What’s Going Around : Skin Cancer Prevention

Local physicians say, even though it's not hot outside yet, now is the time to start applying sunscreen.
Published: Mar. 22, 2023 at 8:20 AM CDT
Email This Link
Share on Pinterest
Share on LinkedIn

SPRINGFIELD, Mo. (KY3) - We’re past daylight saving time and officially into spring now and the extra sunshine is a welcome sight for many. If you’re back from spring break with a fresh tan, there’s something you want to keep in mind.

″I think sometimes it’s hard when you start thinking, okay, it’s March, the sun’s not very hot but we’re just starting to see those beginnings of longer days and we don’t necessarily start thinking about skin cancer risks,” said Cindy Griesse, a physician assistant at Mercy.

Griessel said our skin is more at risk than we may realize.

“We need to be more vigilant with even just a daily sunscreen on our faces.,” said Griessel. “If we’re going out for walks or if we’re doing yard work, we need to be vigilant because the rays are intense and we don’t necessarily see skin cancer right away, it appears years down the road.”

Griessel said there’s an easy way to remember what you’re looking for regarding skin cancer.

“I always tell my patients A B C D E,” said Griessel. “A stands for asymmetric. So anything that all of a sudden used to be round and is no longer or has become somewhat irregular. B stands for border. Looking at just a change in the border, it may become irregular, it may become discolored. D is for diameter. Anything that you see suddenly that was only a pencil eraser size flat mole and now it’s doubled in size, needs to be looked at. E just strictly stands for evolution. So anything that you suddenly see that wasn’t there before or has changed.”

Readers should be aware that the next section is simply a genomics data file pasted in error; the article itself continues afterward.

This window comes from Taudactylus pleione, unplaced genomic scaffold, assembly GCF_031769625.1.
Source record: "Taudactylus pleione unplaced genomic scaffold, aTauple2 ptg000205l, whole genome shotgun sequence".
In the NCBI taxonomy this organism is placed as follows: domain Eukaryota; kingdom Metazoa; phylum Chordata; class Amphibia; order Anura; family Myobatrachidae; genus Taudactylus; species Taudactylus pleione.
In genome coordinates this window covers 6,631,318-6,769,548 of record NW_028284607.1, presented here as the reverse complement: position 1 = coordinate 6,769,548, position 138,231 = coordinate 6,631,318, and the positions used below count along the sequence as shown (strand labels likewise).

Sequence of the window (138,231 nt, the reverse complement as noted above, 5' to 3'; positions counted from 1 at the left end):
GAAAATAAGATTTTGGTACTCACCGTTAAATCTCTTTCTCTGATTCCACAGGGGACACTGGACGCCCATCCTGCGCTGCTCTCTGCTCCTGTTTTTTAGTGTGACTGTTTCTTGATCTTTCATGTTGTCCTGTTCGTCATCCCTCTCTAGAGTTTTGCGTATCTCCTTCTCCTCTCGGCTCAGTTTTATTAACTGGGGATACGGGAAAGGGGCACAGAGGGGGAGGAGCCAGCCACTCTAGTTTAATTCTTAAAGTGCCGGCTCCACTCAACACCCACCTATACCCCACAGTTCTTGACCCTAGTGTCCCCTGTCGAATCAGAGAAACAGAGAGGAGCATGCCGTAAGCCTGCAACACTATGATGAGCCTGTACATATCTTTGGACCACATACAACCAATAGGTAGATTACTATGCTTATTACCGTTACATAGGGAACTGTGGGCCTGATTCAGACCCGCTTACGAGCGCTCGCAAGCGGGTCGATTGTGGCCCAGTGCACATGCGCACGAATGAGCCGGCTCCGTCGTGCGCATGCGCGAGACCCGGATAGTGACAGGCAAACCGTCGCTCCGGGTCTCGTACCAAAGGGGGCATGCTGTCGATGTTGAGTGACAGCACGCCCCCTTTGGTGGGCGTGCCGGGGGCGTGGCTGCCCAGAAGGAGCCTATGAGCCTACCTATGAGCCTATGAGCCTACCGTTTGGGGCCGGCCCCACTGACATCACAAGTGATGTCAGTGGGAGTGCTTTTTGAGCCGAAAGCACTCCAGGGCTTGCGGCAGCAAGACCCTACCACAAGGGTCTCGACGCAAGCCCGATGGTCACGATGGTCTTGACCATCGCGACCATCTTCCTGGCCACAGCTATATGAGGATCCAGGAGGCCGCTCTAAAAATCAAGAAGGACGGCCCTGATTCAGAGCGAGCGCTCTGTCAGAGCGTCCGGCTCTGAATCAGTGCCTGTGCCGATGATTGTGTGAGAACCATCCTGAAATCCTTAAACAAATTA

In other parts of the Ozarks this week Lake Regional Health System said they are seeing a large number of strep throat cases, upper respiratory viral illnesses, zero flu cases, and minimal Covid-19 cases. At Citizens Memorial Healthcare in Bolivar they are seeing upper respiratory infections, strep throat, Covid-19, and viral intestinal infections in their clinics. In their emergency rooms, they are seeing overall lower patient volumes, but still seeing patients for chest pain, shortness of breath, and abdominal pain. At Coxhealth they’re seeing ear infections, abdominal pain, urinary tract infections, back pain, and orthopedic injuries and fractures.

To report a correction or typo, please email digitalnews@ky3.com